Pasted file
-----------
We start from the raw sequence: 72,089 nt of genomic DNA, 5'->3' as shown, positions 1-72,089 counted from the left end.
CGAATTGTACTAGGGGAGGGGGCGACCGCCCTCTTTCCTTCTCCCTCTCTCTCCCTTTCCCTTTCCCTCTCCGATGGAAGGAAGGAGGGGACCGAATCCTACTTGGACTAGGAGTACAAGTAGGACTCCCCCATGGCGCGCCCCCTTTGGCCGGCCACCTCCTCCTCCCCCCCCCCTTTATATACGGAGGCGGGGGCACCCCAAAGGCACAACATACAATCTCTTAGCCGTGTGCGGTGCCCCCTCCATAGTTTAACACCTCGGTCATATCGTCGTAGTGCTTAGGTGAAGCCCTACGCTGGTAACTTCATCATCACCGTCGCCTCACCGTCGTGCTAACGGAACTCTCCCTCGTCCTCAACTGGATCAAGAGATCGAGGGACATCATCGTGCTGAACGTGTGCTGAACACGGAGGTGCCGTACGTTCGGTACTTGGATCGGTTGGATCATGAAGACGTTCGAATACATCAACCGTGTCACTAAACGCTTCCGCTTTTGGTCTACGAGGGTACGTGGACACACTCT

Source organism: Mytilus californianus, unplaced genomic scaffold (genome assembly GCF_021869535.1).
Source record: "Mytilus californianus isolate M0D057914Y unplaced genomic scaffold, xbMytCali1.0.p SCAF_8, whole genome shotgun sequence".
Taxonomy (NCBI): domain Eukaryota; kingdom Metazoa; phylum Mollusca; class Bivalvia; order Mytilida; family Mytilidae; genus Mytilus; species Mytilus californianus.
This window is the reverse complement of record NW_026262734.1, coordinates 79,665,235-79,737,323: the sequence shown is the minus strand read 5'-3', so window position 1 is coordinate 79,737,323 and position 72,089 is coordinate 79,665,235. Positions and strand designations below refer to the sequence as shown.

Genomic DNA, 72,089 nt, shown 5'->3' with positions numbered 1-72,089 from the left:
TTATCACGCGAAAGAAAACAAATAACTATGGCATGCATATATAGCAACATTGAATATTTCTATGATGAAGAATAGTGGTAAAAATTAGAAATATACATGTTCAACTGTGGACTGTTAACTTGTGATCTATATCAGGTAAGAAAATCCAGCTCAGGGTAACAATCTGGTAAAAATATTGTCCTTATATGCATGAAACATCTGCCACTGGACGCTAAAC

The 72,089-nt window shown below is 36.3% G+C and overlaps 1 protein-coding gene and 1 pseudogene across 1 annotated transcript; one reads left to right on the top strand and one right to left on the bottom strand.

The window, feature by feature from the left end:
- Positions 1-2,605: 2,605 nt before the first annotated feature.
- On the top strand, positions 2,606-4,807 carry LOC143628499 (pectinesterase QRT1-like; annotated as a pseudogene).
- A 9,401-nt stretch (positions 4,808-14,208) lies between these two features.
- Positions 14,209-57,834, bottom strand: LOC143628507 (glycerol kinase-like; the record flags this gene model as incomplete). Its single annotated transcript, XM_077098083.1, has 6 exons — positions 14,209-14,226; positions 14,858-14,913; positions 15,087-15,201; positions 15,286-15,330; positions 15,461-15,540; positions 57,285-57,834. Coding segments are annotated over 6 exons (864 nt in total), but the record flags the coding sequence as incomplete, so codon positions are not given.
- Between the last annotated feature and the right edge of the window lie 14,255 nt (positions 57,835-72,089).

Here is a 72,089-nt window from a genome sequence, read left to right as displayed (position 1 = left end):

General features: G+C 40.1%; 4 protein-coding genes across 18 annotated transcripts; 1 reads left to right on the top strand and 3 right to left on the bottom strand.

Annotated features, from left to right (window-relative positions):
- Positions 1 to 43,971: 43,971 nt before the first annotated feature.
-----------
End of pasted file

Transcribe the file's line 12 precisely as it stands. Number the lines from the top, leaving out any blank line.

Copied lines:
- On the top strand, positions 2,606-4,807 carry LOC143628499 (pectinesterase QRT1-like; annotated as a pseudogene).